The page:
Leptin is released from the human brain: influence of adiposity and gender.
Wiesner G., Vaz M., Collier G., Seals D., Kaye D., Jennings G., Lambert G., Wilkinson D., Esler M.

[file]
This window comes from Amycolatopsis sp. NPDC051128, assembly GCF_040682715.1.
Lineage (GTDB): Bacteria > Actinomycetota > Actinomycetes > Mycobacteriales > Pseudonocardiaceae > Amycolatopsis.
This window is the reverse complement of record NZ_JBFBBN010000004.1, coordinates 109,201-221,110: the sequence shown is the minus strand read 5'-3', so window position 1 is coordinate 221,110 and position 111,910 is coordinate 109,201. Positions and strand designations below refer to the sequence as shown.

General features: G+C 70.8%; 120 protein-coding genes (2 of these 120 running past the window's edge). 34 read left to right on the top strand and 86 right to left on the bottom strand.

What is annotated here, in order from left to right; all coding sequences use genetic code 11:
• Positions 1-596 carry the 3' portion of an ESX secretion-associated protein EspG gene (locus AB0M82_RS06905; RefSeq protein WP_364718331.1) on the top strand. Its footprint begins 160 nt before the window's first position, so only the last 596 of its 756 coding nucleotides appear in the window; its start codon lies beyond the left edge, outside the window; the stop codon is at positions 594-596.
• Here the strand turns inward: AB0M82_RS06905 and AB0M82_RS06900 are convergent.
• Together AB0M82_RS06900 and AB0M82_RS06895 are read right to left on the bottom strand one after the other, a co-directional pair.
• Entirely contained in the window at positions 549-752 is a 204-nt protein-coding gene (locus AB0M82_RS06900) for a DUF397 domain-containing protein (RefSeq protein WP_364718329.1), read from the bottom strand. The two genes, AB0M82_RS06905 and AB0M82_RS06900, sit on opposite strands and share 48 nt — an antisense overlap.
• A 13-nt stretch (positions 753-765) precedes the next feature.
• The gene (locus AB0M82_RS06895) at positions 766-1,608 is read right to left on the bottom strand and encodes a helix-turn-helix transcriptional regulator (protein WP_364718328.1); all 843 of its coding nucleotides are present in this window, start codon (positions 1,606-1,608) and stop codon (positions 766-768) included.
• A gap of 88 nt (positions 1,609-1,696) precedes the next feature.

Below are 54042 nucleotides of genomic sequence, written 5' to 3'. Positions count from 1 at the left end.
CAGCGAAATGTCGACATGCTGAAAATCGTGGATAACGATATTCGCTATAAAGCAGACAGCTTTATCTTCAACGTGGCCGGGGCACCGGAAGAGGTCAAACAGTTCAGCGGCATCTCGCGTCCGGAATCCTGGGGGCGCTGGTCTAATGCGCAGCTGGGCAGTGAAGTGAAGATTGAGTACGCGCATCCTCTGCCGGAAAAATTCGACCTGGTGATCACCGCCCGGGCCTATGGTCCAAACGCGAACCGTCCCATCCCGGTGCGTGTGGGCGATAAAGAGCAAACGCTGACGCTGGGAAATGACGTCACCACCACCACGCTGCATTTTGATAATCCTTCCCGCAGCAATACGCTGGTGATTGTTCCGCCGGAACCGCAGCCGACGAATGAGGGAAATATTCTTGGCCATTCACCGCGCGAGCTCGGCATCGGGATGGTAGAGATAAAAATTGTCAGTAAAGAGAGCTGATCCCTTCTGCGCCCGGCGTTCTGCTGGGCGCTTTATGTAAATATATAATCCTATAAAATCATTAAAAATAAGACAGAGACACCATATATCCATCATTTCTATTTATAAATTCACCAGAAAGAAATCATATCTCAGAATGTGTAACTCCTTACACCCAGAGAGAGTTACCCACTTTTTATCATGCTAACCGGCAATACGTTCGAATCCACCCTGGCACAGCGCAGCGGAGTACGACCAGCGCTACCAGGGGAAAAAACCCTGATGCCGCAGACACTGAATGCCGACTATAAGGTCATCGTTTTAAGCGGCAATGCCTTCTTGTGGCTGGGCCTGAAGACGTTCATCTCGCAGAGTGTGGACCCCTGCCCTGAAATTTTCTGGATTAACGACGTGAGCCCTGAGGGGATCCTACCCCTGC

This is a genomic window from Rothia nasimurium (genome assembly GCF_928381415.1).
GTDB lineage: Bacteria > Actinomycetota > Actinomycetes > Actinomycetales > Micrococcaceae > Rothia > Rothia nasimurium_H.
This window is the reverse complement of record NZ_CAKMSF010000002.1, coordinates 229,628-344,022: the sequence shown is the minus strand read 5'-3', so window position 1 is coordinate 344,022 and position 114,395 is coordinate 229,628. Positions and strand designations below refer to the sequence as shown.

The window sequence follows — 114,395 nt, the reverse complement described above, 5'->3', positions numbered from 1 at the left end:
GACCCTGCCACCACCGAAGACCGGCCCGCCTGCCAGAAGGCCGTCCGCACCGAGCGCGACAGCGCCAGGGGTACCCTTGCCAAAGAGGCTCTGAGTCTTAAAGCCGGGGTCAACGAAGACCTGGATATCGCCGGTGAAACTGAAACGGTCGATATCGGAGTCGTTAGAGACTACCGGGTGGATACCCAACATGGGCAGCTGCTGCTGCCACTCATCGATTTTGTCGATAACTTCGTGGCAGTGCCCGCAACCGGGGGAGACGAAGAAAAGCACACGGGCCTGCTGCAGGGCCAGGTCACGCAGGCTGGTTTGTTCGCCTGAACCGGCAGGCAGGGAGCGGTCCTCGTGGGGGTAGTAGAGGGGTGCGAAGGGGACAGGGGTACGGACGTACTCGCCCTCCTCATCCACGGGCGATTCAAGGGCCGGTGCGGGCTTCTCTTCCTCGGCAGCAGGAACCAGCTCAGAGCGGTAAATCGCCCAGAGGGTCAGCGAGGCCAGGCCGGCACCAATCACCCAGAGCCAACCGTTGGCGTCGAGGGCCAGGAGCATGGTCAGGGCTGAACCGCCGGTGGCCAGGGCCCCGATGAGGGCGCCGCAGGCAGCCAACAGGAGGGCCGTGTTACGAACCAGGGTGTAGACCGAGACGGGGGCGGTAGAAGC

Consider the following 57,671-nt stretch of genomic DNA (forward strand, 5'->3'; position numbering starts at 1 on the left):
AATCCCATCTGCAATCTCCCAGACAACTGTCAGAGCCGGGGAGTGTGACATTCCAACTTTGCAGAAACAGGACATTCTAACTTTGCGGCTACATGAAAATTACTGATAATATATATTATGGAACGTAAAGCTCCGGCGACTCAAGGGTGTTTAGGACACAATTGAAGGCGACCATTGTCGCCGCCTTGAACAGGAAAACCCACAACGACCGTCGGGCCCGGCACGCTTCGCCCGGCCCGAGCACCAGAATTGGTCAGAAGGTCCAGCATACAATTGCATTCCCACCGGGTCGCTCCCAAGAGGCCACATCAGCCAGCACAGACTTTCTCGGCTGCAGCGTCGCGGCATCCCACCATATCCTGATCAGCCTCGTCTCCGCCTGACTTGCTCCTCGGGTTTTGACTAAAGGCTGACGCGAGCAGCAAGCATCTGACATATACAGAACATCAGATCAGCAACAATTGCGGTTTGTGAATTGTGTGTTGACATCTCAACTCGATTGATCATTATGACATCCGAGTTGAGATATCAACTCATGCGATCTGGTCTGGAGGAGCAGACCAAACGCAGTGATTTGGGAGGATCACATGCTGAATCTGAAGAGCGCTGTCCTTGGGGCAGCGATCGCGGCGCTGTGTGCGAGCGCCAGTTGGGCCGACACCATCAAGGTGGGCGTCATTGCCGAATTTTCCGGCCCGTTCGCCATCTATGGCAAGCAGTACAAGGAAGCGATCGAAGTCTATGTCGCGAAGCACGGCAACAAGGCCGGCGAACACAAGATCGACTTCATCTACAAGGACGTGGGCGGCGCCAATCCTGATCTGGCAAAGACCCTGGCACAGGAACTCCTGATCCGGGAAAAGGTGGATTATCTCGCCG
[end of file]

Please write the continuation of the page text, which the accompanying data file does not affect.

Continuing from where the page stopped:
Leptin, a 16-kDa circulating protein primarily derived from adipocytes, is an important factor in the regulation of appetite and energy expenditure. Using simultaneous arterio-venous blood sampling, several organs were assessed with regard to their individual roles in leptin metabolism in healthy male and female subjects constituting a range of body mass indices. Plasma leptin levels were unchanged after passage through the hepatosplanchnic and forearm circulations. In contrast, concentrations in the renal vein were consistently lower than those in the renal artery (-15%; P<0.005), indicating net extraction, whereas the brain was observed to be a net leptin releaser. Concentrations in the internal jugular vein were significantly higher than arterial levels in lean females (change, 3.0+/-1.2 ng/mL; P<0.02) and in obese males (body mass index, >28 kg/m2), but not lean (change, 2.3+/-2.3 vs. 0.1+/-0.1 ng/mL, respectively; P<0.05), indicating a probable influence of both gender and adiposity on brain leptin release. An attempt to grossly localize the site of brain release by using cerebral venous scans to distinguish between jugular venous drainage from cortical and subcortical brain areas revealed no region-specific secretion. These data raise the possibility that the brain is a nonadipose source of leptin. In addition, the higher level of brain release observed in females may contribute to the well documented gender differences in overall plasma leptin levels.